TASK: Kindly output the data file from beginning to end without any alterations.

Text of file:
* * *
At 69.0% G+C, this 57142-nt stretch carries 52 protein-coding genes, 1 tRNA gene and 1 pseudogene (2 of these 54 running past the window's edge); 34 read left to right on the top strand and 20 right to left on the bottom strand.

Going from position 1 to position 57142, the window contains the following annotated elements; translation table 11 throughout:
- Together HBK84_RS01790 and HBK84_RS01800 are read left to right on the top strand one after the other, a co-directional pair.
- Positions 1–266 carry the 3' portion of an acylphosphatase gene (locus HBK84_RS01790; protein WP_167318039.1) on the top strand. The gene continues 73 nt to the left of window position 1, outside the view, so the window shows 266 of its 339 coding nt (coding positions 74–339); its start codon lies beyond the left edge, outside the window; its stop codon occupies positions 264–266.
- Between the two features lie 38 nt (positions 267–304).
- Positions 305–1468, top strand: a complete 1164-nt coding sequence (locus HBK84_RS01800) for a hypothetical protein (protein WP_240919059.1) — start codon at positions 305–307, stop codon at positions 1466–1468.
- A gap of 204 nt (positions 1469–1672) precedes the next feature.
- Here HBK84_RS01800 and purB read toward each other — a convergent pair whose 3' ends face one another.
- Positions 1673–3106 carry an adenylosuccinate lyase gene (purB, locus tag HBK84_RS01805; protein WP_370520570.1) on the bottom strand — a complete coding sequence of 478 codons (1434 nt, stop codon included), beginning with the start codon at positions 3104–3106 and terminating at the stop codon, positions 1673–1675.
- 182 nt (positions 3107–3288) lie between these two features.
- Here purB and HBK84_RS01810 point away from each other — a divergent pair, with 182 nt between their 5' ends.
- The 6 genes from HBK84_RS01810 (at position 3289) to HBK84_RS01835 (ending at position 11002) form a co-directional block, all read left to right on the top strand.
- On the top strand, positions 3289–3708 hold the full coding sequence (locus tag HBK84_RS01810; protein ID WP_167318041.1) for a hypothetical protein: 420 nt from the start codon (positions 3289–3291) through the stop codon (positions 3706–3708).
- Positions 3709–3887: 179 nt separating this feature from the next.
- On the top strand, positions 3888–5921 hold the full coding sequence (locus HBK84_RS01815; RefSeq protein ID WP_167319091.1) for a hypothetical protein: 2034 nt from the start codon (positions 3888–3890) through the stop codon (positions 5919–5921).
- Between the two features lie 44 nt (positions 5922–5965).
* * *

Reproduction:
At 69.0% G+C, this 57142-nt stretch carries 52 protein-coding genes, 1 tRNA gene and 1 pseudogene (2 of these 54 running past the window's edge); 34 read left to right on the top strand and 20 right to left on the bottom strand.

Going from position 1 to position 57142, the window contains the following annotated elements; translation table 11 throughout:
- Together HBK84_RS01790 and HBK84_RS01800 are read left to right on the top strand one after the other, a co-directional pair.
- Positions 1–266 carry the 3' portion of an acylphosphatase gene (locus HBK84_RS01790; protein WP_167318039.1) on the top strand. The gene continues 73 nt to the left of window position 1, outside the view, so the window shows 266 of its 339 coding nt (coding positions 74–339); its start codon lies beyond the left edge, outside the window; its stop codon occupies positions 264–266.
- Between the two features lie 38 nt (positions 267–304).
- Positions 305–1468, top strand: a complete 1164-nt coding sequence (locus HBK84_RS01800) for a hypothetical protein (protein WP_240919059.1) — start codon at positions 305–307, stop codon at positions 1466–1468.
- A gap of 204 nt (positions 1469–1672) precedes the next feature.
- Here HBK84_RS01800 and purB read toward each other — a convergent pair whose 3' ends face one another.
- Positions 1673–3106 carry an adenylosuccinate lyase gene (purB, locus tag HBK84_RS01805; protein WP_370520570.1) on the bottom strand — a complete coding sequence of 478 codons (1434 nt, stop codon included), beginning with the start codon at positions 3104–3106 and terminating at the stop codon, positions 1673–1675.
- 182 nt (positions 3107–3288) lie between these two features.
- Here purB and HBK84_RS01810 point away from each other — a divergent pair, with 182 nt between their 5' ends.
- The 6 genes from HBK84_RS01810 (at position 3289) to HBK84_RS01835 (ending at position 11002) form a co-directional block, all read left to right on the top strand.
- On the top strand, positions 3289–3708 hold the full coding sequence (locus tag HBK84_RS01810; protein ID WP_167318041.1) for a hypothetical protein: 420 nt from the start codon (positions 3289–3291) through the stop codon (positions 3706–3708).
- Positions 3709–3887: 179 nt separating this feature from the next.
- On the top strand, positions 3888–5921 hold the full coding sequence (locus HBK84_RS01815; RefSeq protein ID WP_167319091.1) for a hypothetical protein: 2034 nt from the start codon (positions 3888–3890) through the stop codon (positions 5919–5921).
- Between the two features lie 44 nt (positions 5922–5965).